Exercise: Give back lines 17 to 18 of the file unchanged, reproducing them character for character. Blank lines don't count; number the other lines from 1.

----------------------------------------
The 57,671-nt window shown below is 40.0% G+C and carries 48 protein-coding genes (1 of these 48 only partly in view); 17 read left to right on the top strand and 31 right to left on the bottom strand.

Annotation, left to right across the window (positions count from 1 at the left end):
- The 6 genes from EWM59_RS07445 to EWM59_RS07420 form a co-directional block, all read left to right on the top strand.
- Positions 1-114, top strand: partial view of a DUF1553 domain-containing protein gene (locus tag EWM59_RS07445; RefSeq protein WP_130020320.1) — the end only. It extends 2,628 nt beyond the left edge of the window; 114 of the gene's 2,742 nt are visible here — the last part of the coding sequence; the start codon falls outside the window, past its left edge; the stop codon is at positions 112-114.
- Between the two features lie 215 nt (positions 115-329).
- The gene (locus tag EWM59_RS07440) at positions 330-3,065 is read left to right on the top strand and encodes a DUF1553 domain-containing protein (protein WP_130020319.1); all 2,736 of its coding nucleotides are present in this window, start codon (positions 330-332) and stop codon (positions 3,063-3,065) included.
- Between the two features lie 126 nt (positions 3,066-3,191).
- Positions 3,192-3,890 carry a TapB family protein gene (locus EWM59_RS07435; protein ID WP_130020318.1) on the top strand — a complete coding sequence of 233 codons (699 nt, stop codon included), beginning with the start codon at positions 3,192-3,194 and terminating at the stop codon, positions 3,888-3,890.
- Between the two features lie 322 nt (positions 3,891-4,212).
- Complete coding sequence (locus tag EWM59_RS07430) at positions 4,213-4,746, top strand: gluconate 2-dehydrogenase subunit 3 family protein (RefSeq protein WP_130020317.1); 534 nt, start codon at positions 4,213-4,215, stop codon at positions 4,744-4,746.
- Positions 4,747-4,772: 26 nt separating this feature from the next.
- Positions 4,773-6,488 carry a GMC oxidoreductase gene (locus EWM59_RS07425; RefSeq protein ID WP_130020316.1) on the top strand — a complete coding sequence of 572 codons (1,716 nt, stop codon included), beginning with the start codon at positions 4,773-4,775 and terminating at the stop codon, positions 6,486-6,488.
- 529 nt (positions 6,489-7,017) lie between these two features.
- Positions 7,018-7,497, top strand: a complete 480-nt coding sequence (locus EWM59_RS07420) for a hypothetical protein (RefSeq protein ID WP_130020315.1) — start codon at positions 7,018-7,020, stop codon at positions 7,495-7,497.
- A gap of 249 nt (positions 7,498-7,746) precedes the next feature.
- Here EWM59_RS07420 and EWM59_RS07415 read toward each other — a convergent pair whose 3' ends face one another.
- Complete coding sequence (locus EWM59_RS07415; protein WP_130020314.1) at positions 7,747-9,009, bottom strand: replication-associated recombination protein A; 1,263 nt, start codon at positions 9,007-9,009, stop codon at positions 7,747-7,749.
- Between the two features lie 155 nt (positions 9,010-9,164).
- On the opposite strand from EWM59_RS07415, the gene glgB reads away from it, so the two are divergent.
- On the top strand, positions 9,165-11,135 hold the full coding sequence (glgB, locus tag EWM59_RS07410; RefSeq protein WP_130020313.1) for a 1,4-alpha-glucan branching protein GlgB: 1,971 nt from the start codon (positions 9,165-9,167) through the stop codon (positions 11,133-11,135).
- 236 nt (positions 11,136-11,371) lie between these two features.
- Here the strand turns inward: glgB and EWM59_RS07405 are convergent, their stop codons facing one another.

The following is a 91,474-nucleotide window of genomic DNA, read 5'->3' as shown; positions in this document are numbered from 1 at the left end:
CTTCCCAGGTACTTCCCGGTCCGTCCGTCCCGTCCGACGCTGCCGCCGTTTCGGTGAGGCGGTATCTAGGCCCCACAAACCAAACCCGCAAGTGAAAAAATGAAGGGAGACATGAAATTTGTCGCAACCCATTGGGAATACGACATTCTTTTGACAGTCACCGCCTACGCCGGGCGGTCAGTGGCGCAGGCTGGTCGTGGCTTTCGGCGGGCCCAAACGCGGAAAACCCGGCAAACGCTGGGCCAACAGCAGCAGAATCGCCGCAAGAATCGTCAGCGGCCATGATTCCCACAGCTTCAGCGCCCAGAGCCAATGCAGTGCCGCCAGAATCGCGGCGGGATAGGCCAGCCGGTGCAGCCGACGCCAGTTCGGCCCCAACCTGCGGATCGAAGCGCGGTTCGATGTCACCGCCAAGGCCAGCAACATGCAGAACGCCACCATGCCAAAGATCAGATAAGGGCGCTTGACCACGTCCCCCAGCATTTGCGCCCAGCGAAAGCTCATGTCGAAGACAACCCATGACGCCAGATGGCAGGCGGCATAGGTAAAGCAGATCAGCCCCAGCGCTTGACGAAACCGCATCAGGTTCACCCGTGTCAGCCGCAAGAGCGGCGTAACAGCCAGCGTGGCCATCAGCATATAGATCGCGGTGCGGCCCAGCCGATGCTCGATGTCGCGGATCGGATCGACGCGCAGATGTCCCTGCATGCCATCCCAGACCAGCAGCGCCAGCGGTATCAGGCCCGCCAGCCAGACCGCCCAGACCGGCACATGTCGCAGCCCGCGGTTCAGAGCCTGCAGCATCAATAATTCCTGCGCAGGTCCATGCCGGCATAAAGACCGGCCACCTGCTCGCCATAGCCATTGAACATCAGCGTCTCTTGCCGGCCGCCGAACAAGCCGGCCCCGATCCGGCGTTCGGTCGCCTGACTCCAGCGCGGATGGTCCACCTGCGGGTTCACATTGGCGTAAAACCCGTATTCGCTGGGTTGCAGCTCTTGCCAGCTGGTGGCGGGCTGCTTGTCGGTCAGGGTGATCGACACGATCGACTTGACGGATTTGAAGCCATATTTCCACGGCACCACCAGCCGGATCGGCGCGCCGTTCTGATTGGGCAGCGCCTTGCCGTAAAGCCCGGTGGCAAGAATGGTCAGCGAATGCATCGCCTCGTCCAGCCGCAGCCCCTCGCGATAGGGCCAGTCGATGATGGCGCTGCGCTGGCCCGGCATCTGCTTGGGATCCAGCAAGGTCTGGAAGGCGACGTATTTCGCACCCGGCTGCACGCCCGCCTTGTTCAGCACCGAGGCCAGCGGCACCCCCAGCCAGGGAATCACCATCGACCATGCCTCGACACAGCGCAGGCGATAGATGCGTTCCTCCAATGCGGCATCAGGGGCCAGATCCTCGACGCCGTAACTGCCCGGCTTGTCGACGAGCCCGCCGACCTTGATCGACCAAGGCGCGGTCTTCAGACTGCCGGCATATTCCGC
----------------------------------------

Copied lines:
- Complete coding sequence (locus EWM59_RS07415; protein WP_130020314.1) at positions 7,747-9,009, bottom strand: replication-associated recombination protein A; 1,263 nt, start codon at positions 9,007-9,009, stop codon at positions 7,747-7,749.
- Between the two features lie 155 nt (positions 9,010-9,164).